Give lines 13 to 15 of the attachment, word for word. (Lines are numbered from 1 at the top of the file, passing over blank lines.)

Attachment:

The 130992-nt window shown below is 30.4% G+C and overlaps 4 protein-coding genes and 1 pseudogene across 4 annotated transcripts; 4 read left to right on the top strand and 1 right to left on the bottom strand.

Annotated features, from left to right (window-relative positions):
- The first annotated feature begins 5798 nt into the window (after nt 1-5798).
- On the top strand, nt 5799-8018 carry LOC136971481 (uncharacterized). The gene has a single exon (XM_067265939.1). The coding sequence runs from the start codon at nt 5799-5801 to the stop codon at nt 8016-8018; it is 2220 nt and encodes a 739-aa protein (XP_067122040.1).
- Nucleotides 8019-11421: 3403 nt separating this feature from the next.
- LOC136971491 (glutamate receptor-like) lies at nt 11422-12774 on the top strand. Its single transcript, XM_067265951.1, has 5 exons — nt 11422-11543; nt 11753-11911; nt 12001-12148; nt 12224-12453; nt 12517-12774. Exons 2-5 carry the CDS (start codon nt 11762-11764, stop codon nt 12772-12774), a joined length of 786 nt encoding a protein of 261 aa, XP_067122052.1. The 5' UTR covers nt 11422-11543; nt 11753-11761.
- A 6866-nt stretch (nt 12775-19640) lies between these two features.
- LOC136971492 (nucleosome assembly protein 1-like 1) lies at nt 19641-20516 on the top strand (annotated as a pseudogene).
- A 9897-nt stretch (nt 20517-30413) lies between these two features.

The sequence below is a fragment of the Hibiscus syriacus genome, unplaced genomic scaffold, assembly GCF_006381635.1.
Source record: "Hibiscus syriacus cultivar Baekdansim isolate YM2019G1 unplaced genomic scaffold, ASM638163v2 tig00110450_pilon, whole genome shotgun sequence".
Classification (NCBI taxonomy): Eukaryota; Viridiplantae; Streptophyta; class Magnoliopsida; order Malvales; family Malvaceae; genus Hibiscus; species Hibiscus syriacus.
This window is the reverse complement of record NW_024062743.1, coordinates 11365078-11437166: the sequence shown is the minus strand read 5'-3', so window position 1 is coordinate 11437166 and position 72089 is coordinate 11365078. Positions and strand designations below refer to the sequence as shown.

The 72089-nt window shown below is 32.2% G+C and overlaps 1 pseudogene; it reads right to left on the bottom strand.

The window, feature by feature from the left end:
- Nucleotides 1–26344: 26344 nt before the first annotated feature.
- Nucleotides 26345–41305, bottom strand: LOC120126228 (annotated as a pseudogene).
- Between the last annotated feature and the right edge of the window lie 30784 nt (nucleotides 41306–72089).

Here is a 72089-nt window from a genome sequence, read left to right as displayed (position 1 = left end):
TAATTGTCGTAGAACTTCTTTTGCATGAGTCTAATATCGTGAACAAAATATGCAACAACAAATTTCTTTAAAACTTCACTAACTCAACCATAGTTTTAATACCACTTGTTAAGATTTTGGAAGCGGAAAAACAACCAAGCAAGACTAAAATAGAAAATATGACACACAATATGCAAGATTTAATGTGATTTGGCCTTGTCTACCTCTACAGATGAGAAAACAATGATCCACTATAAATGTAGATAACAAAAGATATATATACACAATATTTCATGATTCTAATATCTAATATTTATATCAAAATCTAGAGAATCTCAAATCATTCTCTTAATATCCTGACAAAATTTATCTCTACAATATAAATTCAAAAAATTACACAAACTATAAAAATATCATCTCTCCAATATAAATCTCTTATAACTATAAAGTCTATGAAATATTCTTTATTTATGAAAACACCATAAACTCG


This window is the reverse complement of record NW_024062743.1, coordinates 11365078-11437166: the sequence shown is the minus strand read 5'-3', so window position 1 is coordinate 11437166 and position 72089 is coordinate 11365078. Positions and strand designations below refer to the sequence as shown.

The 72089-nt window shown below is 32.2% G+C and overlaps 1 pseudogene; it reads right to left on the bottom strand.

The window, feature by feature from the left end: